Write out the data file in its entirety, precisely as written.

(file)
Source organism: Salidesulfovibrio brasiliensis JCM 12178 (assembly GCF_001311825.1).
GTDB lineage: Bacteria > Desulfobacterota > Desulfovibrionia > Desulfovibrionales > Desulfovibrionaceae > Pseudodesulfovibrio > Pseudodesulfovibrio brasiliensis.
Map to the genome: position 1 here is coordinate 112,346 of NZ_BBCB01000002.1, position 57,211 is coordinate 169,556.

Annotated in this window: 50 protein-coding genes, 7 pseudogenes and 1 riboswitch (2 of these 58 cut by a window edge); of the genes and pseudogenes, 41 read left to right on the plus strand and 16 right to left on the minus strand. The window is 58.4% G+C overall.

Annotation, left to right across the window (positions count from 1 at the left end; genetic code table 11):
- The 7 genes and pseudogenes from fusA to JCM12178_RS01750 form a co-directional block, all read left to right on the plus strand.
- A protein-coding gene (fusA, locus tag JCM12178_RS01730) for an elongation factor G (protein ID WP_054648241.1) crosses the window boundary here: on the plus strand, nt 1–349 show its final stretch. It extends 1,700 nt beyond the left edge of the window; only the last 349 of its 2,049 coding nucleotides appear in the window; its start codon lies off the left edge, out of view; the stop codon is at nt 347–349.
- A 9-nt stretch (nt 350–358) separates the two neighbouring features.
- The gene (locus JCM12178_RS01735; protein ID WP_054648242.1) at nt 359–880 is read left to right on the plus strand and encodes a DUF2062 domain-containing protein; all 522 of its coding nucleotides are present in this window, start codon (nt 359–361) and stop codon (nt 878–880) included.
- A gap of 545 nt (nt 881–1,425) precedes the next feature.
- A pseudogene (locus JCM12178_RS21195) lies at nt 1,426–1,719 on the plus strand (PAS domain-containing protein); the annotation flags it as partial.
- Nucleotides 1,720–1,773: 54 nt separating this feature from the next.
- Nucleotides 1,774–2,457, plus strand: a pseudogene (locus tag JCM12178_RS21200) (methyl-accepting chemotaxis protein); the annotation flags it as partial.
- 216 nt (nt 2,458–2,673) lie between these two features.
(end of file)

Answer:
Source organism: Salidesulfovibrio brasiliensis JCM 12178 (assembly GCF_001311825.1).
GTDB lineage: Bacteria > Desulfobacterota > Desulfovibrionia > Desulfovibrionales > Desulfovibrionaceae > Pseudodesulfovibrio > Pseudodesulfovibrio brasiliensis.
Map to the genome: position 1 here is coordinate 112,346 of NZ_BBCB01000002.1, position 57,211 is coordinate 169,556.

Annotated in this window: 50 protein-coding genes, 7 pseudogenes and 1 riboswitch (2 of these 58 cut by a window edge); of the genes and pseudogenes, 41 read left to right on the plus strand and 16 right to left on the minus strand. The window is 58.4% G+C overall.

Annotation, left to right across the window (positions count from 1 at the left end; genetic code table 11):
- The 7 genes and pseudogenes from fusA to JCM12178_RS01750 form a co-directional block, all read left to right on the plus strand.
- A protein-coding gene (fusA, locus tag JCM12178_RS01730) for an elongation factor G (protein ID WP_054648241.1) crosses the window boundary here: on the plus strand, nt 1–349 show its final stretch. It extends 1,700 nt beyond the left edge of the window; only the last 349 of its 2,049 coding nucleotides appear in the window; its start codon lies off the left edge, out of view; the stop codon is at nt 347–349.
- A 9-nt stretch (nt 350–358) separates the two neighbouring features.
- The gene (locus JCM12178_RS01735; protein ID WP_054648242.1) at nt 359–880 is read left to right on the plus strand and encodes a DUF2062 domain-containing protein; all 522 of its coding nucleotides are present in this window, start codon (nt 359–361) and stop codon (nt 878–880) included.
- A gap of 545 nt (nt 881–1,425) precedes the next feature.
- A pseudogene (locus JCM12178_RS21195) lies at nt 1,426–1,719 on the plus strand (PAS domain-containing protein); the annotation flags it as partial.
- Nucleotides 1,720–1,773: 54 nt separating this feature from the next.
- Nucleotides 1,774–2,457, plus strand: a pseudogene (locus tag JCM12178_RS21200) (methyl-accepting chemotaxis protein); the annotation flags it as partial.
- 216 nt (nt 2,458–2,673) lie between these two features.